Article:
Unfortunately, those "unofficial" 360 evals were just that, "unofficial", since everyone assigned to the team during the inport periods is not there for the majority of the eval reporting period. I took mine to my senior NCO at my regular "assignment" and he looked at me like I was crazy.
Nevertheless, everyone (even our two underperformers) who recieved it was impressed with the improvement over the standard eval, it seemed to offer a better picture of performance, efficency and leadership.
"being of pure energy"...ha! I'd love to write something like that on my eval next month but they'd probably put me on report for it.
On one of my annual goal reports I wrote that my goals for the year was to evolve into a being of pure energy. It went unnoticed for almost a year...

I think this is the funniest thing I've ever read at ZenPundit -- besides, y'know, the rare partisan rant left by visitors...

I'm interested to see your two posts on leadership tied to the Goss post, btw.
Our evals are overinflated too, but we have developed immunity to it. When you read an eval, you just assume it's inflated, so if the person sounds like less than superhuman then you know its a bad eval. Pretty sad...and too subjective. Personally, I try to write my own evals and have my boss double-check them and signed them. So far so good. I also always write three words in my evals: "singlehandedly", "spearheaded", and "groundbreaking"..."revolutionary" is pretty good too. Sad indeed.
360s are most valuable as tools for managers to improve their performance. Self-knowledge is not all that easy to acquire. It's often helpful for people to understand how others perceive them and how their behavior affects the performance of others. A well-designed 360 can be good starting point for a leadership improvement program for an individual manager, such as coaching.

Using 360s as evaluation mechanisms for compensation or promotion can complement their use as performance enhancement tools. I think they can be quite dangerous if they're used strictly for evaluation purposes.

Thank you. My boss at the time wasn't nearly as amused as you were- but what was he going to do ? Admit to his superior that he never read his own staff's goal reports ? ( Which was,BTW, the case. Good thing he never had to undergo a 360 review because it would have described the spin of his head after he saw what we all thought of him).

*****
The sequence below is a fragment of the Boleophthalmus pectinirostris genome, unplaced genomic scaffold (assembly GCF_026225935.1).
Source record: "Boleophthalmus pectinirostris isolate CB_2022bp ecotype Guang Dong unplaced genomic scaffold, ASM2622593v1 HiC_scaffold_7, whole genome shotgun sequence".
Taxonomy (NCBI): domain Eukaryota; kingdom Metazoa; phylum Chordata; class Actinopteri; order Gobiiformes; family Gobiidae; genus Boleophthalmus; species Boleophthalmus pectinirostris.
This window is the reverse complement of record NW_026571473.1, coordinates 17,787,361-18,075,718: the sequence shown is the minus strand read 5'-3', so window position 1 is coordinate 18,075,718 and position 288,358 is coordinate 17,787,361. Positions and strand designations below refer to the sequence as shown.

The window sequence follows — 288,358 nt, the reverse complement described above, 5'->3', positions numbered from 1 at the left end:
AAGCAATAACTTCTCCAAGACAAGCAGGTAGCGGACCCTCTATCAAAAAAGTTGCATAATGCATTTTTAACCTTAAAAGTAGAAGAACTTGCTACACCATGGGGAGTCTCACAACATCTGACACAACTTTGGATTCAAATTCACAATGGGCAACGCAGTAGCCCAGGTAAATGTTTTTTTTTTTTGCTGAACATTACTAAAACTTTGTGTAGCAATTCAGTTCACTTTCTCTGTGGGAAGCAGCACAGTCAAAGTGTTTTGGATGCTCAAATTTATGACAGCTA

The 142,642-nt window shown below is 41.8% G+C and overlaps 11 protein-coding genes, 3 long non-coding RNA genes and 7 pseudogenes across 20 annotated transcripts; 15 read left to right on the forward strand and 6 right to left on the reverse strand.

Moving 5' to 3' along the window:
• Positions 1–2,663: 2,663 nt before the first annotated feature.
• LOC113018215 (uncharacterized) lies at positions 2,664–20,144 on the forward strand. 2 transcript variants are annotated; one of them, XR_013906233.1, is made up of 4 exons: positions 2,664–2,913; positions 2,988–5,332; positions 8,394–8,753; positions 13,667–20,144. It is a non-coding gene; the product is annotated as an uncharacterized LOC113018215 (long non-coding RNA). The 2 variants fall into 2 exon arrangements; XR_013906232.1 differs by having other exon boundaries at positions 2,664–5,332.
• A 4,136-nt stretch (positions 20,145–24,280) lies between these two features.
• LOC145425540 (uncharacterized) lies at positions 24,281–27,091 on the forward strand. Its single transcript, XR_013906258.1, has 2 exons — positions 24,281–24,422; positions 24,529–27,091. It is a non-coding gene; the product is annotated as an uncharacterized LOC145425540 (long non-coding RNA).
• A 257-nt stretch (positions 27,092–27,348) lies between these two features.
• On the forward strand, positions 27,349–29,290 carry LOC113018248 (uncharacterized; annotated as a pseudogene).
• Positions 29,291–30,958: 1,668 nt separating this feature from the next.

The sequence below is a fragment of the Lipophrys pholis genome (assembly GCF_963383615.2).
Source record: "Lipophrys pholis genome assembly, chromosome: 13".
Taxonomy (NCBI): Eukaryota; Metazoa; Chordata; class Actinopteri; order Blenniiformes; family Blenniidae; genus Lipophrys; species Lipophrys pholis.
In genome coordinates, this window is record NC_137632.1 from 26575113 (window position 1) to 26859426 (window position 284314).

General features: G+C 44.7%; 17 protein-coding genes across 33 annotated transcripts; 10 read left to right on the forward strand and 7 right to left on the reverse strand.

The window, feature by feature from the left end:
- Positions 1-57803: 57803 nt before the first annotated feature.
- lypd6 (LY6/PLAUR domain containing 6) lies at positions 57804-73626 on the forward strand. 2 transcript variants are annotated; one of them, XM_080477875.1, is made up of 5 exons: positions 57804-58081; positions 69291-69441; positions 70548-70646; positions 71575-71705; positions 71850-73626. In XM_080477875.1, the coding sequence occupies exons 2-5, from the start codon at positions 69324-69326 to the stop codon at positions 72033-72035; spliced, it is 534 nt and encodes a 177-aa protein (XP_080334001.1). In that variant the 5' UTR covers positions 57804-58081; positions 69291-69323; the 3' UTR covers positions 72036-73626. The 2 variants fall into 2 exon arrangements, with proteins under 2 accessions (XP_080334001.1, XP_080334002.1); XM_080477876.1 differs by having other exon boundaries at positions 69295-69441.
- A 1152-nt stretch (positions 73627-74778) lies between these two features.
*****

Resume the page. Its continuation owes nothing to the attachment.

That's pretty funny. Have you ever played " Buzzword Bingo" with your peers during a briefing ? Given that you are mil, perhaps best you do not ( sounds like you could though).

You just gave me ideas for next year ( I think I'm going with
"autochthonous" and "paradigmatic")


on a serious note, I appreciate your comments as I am leaning towards pushing this concept here as a way to revise an antique review system ( or at least to check worse alternative proposals - not sure yet)

Again, as sad as it may sound, a couple of years back I was in a deployment that started out busy (for about 9 months), but then the mission died down, so we were bored stiff, tired and yes, lonely. One other Capt and myself would not only play a version of Buzzword Bingo, but we were also playing Acronym Bingo, basically who could come up with the best acronyms for stuff...I can remember such made-up acronyms as GOYA, TBAR, PIECE, etc. I won't spell them out, but some of them were actually pretty useful. The rilvary also extended to who could make the best flow-charts, checklist and process graphics and who could come up with his own "Loop" or "Cycle"...we never equaled Col Boyd, but there is a "Sonny Cycle"...not to be published any time soon...if ever. Like I said, we were bored.
I don't think I can get away with "autochthonous", but I already got way with "paradigm shift" at least once. Check out this Buzzphrase Generator: http://www.acronymfinder.com/buzzgen.asp